ANEEJ BRIEING PAPER ON PRESIDENT BUHARI’s FIRST OFFICIAL VISIT TO A STATE IN THE NIGER DELTA
As president Muhammadu Buhari makes his first official visit to Niger Delta to flag off the clean-up of Ogoniland, an area which has been severely affected by oil spills, the Africa Network for Environment and Economic Justice (ANEEJ), uses the opportunity to commend the president for taking the bold step to kick-start and accomplish this long awaited role. We recall that in August 2011, a United Nations Environment Programme (UNEP) report recommended the clean-up of Ogoniland. Since then, however, previous administration and even those before it have merely made commitments and promises on the environmental degradation in the Niger Delta which were never kept.
It is imperative therefore, to use this opportunity to draw the attention of Mr President to critical issues in the Niger Delta that require urgent attention of the Federal Government before they snowball into full blown crisis.
HIGHLIGHTING THE ISSUES
The Niger Delta is currently facing increasing military operations in response to a new wave of militancy led by the Niger Delta Avengers, which has claimed responsibility for the series of attacks on oil and gas facilities. The renewed militancy has reduced Nigeria’s daily oil production and worsened the already bad situation caused by global crash in the price of crude oil. The people at risk are mostly innocent citizens including children and women especially the elderly and nursing mothers. The impact on this military operation could result in life-threatening situations, damaged property and interruption of businesses and livelihood activities due to displacement. It could further impoverish an already sidelined population.
We are also mindful of the state of critical infrastructure in the region such as the East-West road from Calabar to Lagos and other Federal roads in the Niger Delta, the non take-off of the Maritime University at Okorenkoko among others.
The reduction in allocation to Niger Delta Institutions such as Federal Ministry of Niger Delta Affairs, Niger Delta Development Commission, in the 2016 budget is glaring.
We have also noted the intention of the current administration to wind down the amnesty programme by 2018.
There is need for the current administration to carry the people of the South-South along in its priority agenda for national development given decades of oil exploration activities which has left the environment heavily devastated necessitating the Ogoni cleanup. The impoverishment of millions of citizens who have lost their traditional occupations such as fishing, farming, ginning and the value chains which traditionally accompanied these industry have been largely lost over the years.,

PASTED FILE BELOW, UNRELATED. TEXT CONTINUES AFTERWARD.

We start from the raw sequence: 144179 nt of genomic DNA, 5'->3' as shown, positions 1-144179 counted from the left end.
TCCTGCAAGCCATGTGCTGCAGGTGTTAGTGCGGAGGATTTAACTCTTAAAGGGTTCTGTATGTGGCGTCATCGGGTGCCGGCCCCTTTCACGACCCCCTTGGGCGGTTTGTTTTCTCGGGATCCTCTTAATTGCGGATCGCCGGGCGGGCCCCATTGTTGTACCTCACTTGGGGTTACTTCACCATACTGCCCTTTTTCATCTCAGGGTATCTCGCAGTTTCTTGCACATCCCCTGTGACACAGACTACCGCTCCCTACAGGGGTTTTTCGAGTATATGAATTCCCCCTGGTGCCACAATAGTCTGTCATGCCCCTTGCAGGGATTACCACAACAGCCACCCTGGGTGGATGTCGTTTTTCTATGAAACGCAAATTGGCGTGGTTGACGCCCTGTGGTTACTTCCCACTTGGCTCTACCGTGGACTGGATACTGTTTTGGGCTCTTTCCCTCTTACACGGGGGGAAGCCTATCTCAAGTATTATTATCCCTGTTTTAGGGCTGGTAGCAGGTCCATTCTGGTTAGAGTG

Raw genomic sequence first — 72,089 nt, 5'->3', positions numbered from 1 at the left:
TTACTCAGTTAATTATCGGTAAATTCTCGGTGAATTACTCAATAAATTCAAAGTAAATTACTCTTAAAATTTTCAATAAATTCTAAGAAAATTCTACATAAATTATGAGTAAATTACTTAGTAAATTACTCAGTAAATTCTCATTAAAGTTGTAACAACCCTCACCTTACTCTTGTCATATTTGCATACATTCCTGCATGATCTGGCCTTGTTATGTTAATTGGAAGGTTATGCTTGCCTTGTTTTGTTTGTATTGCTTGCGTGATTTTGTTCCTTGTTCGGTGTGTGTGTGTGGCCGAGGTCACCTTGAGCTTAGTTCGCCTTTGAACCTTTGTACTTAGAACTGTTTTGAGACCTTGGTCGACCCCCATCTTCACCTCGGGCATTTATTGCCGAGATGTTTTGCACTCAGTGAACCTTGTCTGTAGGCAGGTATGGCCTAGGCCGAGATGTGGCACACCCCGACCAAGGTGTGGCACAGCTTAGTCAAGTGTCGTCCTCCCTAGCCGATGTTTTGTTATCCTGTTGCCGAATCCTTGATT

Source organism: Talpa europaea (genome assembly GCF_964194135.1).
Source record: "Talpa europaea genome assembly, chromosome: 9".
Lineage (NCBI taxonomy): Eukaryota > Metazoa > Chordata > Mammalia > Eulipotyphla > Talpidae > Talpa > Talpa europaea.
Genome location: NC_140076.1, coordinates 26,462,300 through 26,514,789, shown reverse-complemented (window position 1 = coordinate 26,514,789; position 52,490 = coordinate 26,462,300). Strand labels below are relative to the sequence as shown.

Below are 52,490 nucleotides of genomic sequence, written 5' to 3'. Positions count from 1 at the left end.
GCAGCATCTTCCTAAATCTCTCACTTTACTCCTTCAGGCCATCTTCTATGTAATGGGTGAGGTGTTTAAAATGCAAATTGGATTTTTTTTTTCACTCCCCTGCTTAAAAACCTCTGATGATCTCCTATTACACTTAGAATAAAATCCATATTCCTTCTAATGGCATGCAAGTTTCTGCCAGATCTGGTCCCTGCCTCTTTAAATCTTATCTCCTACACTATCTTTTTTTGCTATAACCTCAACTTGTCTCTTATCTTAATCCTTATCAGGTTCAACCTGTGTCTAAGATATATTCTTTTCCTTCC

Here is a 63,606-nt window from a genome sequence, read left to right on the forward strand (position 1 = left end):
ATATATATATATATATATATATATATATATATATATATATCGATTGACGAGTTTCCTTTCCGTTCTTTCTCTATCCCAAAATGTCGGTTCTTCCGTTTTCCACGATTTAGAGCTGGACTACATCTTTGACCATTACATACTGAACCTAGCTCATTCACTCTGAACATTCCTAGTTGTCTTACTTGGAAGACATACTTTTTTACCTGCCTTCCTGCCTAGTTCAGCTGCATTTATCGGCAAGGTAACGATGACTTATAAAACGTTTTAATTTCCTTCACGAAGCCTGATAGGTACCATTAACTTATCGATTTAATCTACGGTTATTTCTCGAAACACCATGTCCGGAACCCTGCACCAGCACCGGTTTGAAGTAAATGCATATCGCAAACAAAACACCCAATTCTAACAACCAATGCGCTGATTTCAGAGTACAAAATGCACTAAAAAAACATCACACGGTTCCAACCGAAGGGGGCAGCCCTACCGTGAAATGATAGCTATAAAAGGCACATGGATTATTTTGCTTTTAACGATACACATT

In the light of the foregoing, ANEEJ calls on Mr. President to consider the following:
• Extension of the clean-up exercise to other parts of the Niger Delta like the Ndokwa, Urhobo, Isoko and Ijaw communities which have equally been polluted by crude oil spill and other environmental damages.
• Explore the option of dialogue with the militants rather that a military approach as the use of force by the military will only worsen the already bad situation.
• Adopt innovative and scientific ways of protecting crude oil pipelines and other oil and gas facilities and installations to check the obnoxious trend of pipeline vandalism and oil theft. This, in our view would also help protect investments and restore investors’ confidence in the oil and gas industry
• Pay special attention to completing critical infrastructural projects in the Niger Delta such as the East-West road among others and embark on new ones which will have significant impact in the lives of the majority of Niger Delta people. There should be increased funding for the Ministry of Niger Delta Affairs and the Niger Delta Development Commission, to enable them play the role for which they were established.
• Rather than wind down the amnesty programme, we urge the Federal government to rejig the programme to ensure that it is concluded in such a way and such a time that it will not further deepen the crisis in the region. Finally, there is a need to support the NDDC and Ministry of Niger Delta to adopt Open Governance Partnership and open Contracting Policy which was recently endorsed by the Federal Government. This is to enable citizens of the Niger Delta to have access to data on public contract and governance to enable citizens hold these institutions accountable.